Chapter II, Verses 26 and 27
Sri Nerode’s Translation:
Even if thou considereth that the soul is constantly coming to life and disappearing into death, even at that thou must not grieve.
Birth ends in death and death ends in birth when such is the inevitable (law) why must thou weep?
Even if you believe that the soul is subject to death and rebirth through the law of reincarnation, don’t be attached to that process.
In the creation of duality, birth and death, beginning and end, these are inevitable and cannot be changed. It’s a waste of effort to be attached to anything contrary to an immutable law.
No matter how ignorant Arjuna the student might be, by now he clearly knows that Krishna abhors mourning. On the surface, Krishna offers several arguments against attachment to physical death, especially to death in battle of self-improvement. The individual consciousness, the soul, never dies, so don’t mourn that which is not lost.
There are other themes at work in these verses. One of the greatest sub-themes of this section of the Bhagavad Gita is the concept of “destiny versus free will”. Western society is consumed with the idea of liberty. Most egotists believe that the ability to make any choice in the moment is “freedom”. The egotist typically believes that the concepts of fate and free will are at odds with each other. Attached to his own mistakes, the ego-enslaved human denies the negative outcomes made apparent by harmful choices.
In the Bhagavad Gita, Krishna tells Arjuna that his destiny is to fulfill his unique role in the world. Arjuna is symbolic for the human who seeks wisdom and enlightenment. Fulfilling one’s role is the way to unending bliss and unlimited wisdom. Arjuna has free choice. He can choose to expand his understanding and joy by making the choices that fulfill his destiny, or he can avoid his destiny with wrong choices and reap the pain and ignorance that will follow.
In the commentary of verses 24 and 25, a quick phrase was given for each verse from 11 through 30 regarding each verse’s relationship to mourning physical death. Mourning symbolizes attachment to ignorance. Attachment to ignorance leads to wrong choices. In the context of making the best choices to become joyous and wise, reconsider verses 11 through 30. In each of these verses, Krishna is making the argument for choices that fulfill Arjuna’s joyful destiny. In simplified phrasing each verse states:
Verse 11: Attachment to physical things and intellectual ideas prevents wisdom.
Verse 12: Everyone has a unique role. The role of each soul always was and always will be the same.
Verse 13: Attachment to change – change by definition is ephemeral – creates ignorance.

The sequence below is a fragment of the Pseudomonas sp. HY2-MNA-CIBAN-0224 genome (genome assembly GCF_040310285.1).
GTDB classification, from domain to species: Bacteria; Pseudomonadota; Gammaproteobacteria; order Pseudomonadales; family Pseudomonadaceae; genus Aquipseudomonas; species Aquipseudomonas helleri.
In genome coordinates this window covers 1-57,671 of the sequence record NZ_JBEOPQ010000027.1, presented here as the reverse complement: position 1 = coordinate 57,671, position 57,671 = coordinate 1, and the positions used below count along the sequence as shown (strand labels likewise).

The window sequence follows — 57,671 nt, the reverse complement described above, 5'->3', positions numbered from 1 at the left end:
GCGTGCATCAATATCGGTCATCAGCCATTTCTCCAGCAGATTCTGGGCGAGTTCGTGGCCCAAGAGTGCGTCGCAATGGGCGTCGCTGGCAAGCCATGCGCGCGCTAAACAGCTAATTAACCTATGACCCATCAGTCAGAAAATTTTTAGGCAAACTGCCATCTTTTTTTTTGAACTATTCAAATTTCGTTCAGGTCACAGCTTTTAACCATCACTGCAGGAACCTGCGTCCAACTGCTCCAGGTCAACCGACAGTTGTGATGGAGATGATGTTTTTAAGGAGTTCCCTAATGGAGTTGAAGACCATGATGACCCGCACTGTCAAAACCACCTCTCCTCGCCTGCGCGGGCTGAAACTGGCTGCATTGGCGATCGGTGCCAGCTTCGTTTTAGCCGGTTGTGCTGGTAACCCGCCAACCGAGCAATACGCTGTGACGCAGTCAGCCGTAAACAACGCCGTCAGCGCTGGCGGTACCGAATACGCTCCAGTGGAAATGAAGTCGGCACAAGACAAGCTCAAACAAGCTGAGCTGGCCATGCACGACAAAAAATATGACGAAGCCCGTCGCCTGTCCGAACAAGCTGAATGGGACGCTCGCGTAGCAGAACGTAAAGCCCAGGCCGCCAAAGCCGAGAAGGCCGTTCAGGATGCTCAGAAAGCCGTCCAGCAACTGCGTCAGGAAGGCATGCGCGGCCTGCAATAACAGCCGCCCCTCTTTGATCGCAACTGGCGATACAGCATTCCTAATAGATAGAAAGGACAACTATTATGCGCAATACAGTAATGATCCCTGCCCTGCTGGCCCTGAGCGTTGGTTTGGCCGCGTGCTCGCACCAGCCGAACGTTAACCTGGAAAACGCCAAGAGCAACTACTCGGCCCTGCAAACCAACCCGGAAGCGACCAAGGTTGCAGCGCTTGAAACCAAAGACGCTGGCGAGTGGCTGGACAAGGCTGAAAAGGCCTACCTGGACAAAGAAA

Verse 14: The senses report past changes. Do not react to these reports from the past.
Verse 15: The experience of one’s destiny is above the average joys and sorrows of an ignorant human.
Verse 16: One’s destiny never changes.
Verse 17: The human manifestation of the soul cannot destroy truth, it only creates change in the illusion of life.
Verse 18: Be attuned with the Intuition and Wisdom of consciousness versus the rationalizations of the blind mind and limited intellect, and choose wisely.
Verse 19: While deceived by the show of change in the ephemeral universe, it’s impossible to arrive at the best choice by reason.
Verse 20: The role of the individual soul never changes.
Verse 21: One who embraces his role understands the truth.
Verse 22: No amount of unhappy choices can change one’s destiny.
Verse 23: The elements of material creation cannot stop one from fulfilling his destiny.
Verse 24: Destiny supersedes experiences.
Verse 25: Understanding which choices bring joy and wisdom, it becomes pointless to remain attached to those choices that bring sorrow and ignorance.
Verse 26: If one chooses sorrow and ignorance, that individual will face the same choice again.
Verse 27: The individual consciousness is unique, so anything that is not aligned with a soul’s exclusive role will pass.
Verse 28: The ability to observe change offers proof that individual consciousness is present.
Verse 29: The ignorant deny the concept of fate and declare life is transient.
Verse 30: The wise know that each individual destiny is part of the whole and that at the end of the grand illusion, each will be fulfilled.
Krishna might sum this up by saying “Humans have free will to choose limited experiences, but it is their destiny to become blissful and wise.”
Easter Eggs (hidden references to deeper meanings) in the original version of this this verse include:
Mahabaho – Arjuna as the “mighty-armed”. A general epithet of warriors that is applied to both Krishna and Arjuna at various points in the Bhagavad Gita. One with omnipotent arm strength.
The deeper meaning relates to the anatomy and physiology of the nerve/nadi/chakra systems of energy and consciousness and must be examined by specific usage. In these verses, the mighty armed one begins at the spiritual moment of physical birth. A person is “born” when the spermatozoa unites with the ovum creating the first cell of medulla oblongata. From that point forward, cell replication creates the warrior armed with the tools required to fulfill a personal destiny.
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